the year of the cicada
So it is the year of the cicada, which was initially a pretty creepy concept to me. Apparently the cicadas go in 17 year cycles, and when they come, they bring all their friends and relatives and they party in every tree in the Chicago suburbs. They're so noisy that you can barely think when you get near one of their hang outs.
Recently, at a birthday party for one of Anna's five year old buddies, Anna managed to catch and cuddle two cicadas. The other girls were pretty frightened of the orange-headed insects, but Anna loved them with a strange passion. So much so that in the car she suggested we open a window because then perhaps more cicadas would join us. What delightful company a gigantic, screaming, orange-headed insect would make on our hour long trip home!
Anyway, as I was watching the cicadas crawl up Anna's arm with a mixture of horror and awe, I realized that the next time the cicadas come our way, Anna will be in college--or possibly have even graduated. I can't think or write these words without aching for my Anna, who is growing faster than I realized.
In light of the circumstances, I've come to think of parenting in a fresh way, one that seems to trim the task down a bit and bring more delight to the process. This summer, I'm not in the business of making perfect, successful, savvy girls. My job is simpler than that--for now, at least, I'm gardening--planting memories in the fertile soil of their hearts. I'm hoping that the lovely memories will outweigh the not-so-lovely ones which will inevitably slip in.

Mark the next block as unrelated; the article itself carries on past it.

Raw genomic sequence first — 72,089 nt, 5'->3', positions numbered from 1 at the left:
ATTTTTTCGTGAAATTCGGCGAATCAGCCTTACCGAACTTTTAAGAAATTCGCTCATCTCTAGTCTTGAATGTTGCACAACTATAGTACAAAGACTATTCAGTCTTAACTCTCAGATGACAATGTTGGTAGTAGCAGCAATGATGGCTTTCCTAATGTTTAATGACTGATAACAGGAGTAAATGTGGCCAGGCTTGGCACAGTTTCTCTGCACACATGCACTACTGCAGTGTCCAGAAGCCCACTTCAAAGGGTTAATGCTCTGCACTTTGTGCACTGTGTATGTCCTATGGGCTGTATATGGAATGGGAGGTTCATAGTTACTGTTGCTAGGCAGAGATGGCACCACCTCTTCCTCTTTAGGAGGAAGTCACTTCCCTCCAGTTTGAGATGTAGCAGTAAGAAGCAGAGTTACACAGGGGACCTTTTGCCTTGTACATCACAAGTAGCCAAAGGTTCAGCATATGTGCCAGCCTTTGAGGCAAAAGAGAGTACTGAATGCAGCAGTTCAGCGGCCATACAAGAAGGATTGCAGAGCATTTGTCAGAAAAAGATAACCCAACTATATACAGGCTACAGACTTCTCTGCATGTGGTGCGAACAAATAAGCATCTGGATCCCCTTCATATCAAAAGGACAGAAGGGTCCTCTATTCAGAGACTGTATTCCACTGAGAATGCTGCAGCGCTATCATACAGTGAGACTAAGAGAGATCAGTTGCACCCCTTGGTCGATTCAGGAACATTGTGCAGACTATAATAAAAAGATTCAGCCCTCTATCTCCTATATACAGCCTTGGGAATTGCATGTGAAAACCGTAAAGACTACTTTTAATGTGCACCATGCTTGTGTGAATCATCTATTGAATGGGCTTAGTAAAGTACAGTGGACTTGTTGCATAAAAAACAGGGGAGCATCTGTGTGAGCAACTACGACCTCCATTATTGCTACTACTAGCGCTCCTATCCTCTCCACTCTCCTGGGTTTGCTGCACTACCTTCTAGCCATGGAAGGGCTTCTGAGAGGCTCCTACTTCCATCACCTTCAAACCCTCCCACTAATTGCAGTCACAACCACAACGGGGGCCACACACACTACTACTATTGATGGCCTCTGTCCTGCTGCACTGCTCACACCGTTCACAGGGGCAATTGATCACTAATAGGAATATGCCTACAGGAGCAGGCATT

As Dostoevsky wrote in the Karamazov Brothers:
"Remember that nothing is nobler, stronger, more vital, or more useful in future life than some happy memory, especially one from your family home. A lot is said about upbringing, but the very best upbringing, perhaps, is some lovely, holy memory preserved from one's childhood. If a man carries many such memories with him, they will keep him safe throughout his life. And even if only one such memory stays in our hearts, it may prove to be our salvation one day.
Speaking of memories, Anna may have relished the cicadas at that party, but Natalie was all about the frosting . . .
Posted by Jenny at 3:38:00 AM